• Pax vobiscum: Latin for "Peace be with you" (25.64; 26.7; 26.17; 26.46; 26.50-51)
  • Et vobis; quoeso, domine reverendissime, pro misericordia vestra: Latin, "And with you, O most reverend master, I beseech you, in your mercy" (according to "Notes," Ivanhoe. New York: Signet Classics, 1962, pg. 485) (26.50)
  • surquedy (or surquedry): from Old French, surcuidier, excessive pride, arrogance (27.59)
  • Deus vobiscum: Latin, May God go with you (27.98; 31.73)
  • Si quis, suadente Diabolo: Latin, "If anyone, at the persuasion of the devil" (according to "Notes," Ivanhoe. New York: Signet Classics, 1962, pg. 489) (27.103)
  • Mantelet: French, a movable shelter for use during castle and fort sieges (27.110)
  • Pavisse: French, full-body shields (27.110)
  • En avant! French, "Forward!" (29.27)
  • à la rescoussee!: French, "to the rescue!" (29.27)
  • bruit: French, rumor (30.6)
  • Genam meam dedi vapulatori: Latin, "I have given my cheek to the smiter" (32.88)
  • Manus imponere in servos Domini: Latin, "to lay hands on the servants of the Lord" (according to "Notes," Ivanhoe. New York: Signet Classics, 1962, pg. 487) (33.2)
  • excommunicabo vos: Latin, "I shall excommunicate you" (according to "Notes," Ivanhoe. New York: Signet Classics, 1962, pg. 485). To excommunicate someone from the Catholic church is to take away their right to worship as a Catholic. This also means that the person will not go to heaven (according to the teachings of the church). (32.2; 33.92)
  • nebulo quidam: Latin, "good-for nothing [...] scamp" (according to "Notes," Ivanhoe. New York: Signet Classics, 1962, pg. 487) (32.4)
  • Deus faciat salvam benignitatem vestram: Latin, "God keep your reverence safe" (according to "Notes," Ivanhoe. New York: Signet Classics, 1962, pg. 485) (33.12)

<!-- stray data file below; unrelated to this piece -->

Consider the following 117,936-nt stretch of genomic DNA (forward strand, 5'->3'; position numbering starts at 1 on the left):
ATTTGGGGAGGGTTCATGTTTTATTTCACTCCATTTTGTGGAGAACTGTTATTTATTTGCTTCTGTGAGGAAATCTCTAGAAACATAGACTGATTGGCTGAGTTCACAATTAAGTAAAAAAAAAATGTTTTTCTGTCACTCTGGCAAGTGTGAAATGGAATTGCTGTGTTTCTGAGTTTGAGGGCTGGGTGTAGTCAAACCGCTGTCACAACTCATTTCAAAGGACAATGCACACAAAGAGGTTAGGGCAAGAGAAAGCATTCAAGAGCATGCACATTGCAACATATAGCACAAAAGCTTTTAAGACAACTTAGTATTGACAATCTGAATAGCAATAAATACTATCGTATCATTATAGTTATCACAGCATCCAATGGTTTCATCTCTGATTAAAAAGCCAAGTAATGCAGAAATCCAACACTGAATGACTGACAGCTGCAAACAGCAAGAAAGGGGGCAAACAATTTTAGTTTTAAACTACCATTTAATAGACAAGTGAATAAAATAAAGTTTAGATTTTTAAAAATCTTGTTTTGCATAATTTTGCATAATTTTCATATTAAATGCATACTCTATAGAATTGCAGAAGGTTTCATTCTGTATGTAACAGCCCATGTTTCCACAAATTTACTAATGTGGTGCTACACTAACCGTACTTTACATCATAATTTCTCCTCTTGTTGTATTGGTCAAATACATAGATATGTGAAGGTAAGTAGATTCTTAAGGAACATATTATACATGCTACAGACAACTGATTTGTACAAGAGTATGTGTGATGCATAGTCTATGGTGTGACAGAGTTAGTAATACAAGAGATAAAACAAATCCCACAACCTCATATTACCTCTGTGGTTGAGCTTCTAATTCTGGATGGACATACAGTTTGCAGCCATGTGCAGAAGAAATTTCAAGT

• latro famosus: Latin, "a famous robber" (according to "Notes," Ivanhoe. New York: Signet Classics, 1962, pg. 487) (33.41)
  • inter res sacra: Latin, "accounted sacred" (according to "Notes," Ivanhoe. New York: Signet Classics, 1962, pg. 486) (33.86)
  • Ut Leo semper feriatur: Latin, "let the lion always be beaten down" (according to "Notes," Ivanhoe. New York: Signet Classics, 1962, pg. 489) (35.21)
  • Invenientur vigilantes: Latin, "will be found watching" (35.46)
  • Vinum laetificat cor hominis: Latin, "Wine maketh glad the heart of man" (according to "Notes," Ivanhoe. New York: Signet Classics, 1962, pg. 489) (35.46)
  • Rex delectabitur pulchritudine tua: Latin, "The king shall rejoice in thy beauty" (according to "Notes," Ivanhoe. New York: Signet Classics, 1962, pg. 488) (35.46)
  • Semper percutiatur leo vorans: Latin, "The ravening lion is ever to be beaten down" (according to "Notes," Ivanhoe. New York: Signet Classics, 1962, pg. 488) (35.46; 37.6)
  • De commilitonibus Templi in sancta civitate, qui cum miserrimis mulieribus versantur, propter oblectationem canis: Latin, "concerning the brethren in arms of the Temple who frequent the company of misguided women for the gratification of their fleshly lusts" (according to "Notes," Ivanhoe. New York: Signet Classics, 1962, pg. 485) (36.8)
  • le don d'amoureux merci: Latin, "the greatest gift that love can bestow" (according to "Notes," Ivanhoe. New York: Signet Classics, 1962, pg. 487) (36.21)
  • "Venite exultemos Deo": The Latin version of Psalm 95, put to music as a hymn (37.4)